Google invests in next-gen battery tech research

The most advanced mobile hardware in the world, easy-to-use, feature-packed, and compatible with all the top-shelf software you could hope for, isn’t going to do any of us any good if it runs down its batteries too quickly. As the wearable market matures, and we squeeze powerful hardware into smaller and smaller form factors, having enough battery capacity to meet demand becomes a rowing problem. Plenty of companies are working hard to advance current battery technologies, and one of the latest firms to get involved is none other than Google.

Google’s battery efforts started out as it evaluated existing components for possible use in projects like Google Glass. But rather than just be a passive consumer of batteries, a small team at Google has since started work trying to improve some of this tech itself.

Current avenues for investigation include next-gen solid-state batteries, constructed out of thin sheets, and also ways to enhance performance of more familiar lithium-ion cells. Considering how Google’s need for access to high-capacity batteries with favorable operating restraints is only likely to increase over the years to come, putting money into research now could prove to be a very wise move.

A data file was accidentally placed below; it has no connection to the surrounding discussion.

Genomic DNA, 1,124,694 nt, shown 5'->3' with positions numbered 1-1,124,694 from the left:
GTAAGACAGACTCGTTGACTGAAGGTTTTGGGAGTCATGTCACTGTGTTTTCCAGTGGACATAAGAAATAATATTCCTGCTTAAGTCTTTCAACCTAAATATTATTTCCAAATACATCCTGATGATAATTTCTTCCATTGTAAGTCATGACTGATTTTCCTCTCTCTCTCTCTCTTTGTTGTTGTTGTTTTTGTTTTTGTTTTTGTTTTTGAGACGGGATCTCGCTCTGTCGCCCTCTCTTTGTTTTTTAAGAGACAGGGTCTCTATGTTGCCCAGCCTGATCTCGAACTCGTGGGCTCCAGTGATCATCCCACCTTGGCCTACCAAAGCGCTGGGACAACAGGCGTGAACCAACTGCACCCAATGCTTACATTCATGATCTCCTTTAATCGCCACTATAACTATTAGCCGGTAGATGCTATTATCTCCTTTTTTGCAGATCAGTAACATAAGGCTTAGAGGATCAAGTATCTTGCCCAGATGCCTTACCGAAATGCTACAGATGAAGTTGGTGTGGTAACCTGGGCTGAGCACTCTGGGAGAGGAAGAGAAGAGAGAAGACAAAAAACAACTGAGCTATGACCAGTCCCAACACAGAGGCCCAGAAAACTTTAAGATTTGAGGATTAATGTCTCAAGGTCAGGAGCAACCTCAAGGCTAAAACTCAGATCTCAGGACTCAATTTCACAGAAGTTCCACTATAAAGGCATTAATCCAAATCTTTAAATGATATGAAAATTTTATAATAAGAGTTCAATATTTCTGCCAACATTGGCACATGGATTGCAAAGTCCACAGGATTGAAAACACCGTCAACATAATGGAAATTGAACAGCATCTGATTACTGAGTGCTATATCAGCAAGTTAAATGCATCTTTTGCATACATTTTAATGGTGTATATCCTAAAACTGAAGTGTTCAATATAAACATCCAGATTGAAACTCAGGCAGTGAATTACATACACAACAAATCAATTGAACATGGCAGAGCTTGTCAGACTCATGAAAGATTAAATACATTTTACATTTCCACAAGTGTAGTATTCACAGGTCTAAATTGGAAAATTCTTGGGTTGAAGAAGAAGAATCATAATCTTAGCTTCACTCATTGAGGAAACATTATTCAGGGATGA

Source: The Wall Street Journal

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About The Author
Stephen Schenck
Stephen has been writing about electronics since 2008, which only serves to frustrate him that he waited so long to combine his love of gadgets and his degree in writing. In his spare time, he collects console and arcade game hardware, is a motorcycle enthusiast, and enjoys trapping blue crabs. Stephen's first mobile device was a 624 MHz Dell Axim X30, which he's convinced is still a viable platform. Stephen longs for a market where phones are sold independently of service, and bandwidth is cheap and plentiful; he's not holding his breath. In the meantime, he devours smartphone news and tries to sort out the juicy bits Read more about Stephen Schenck!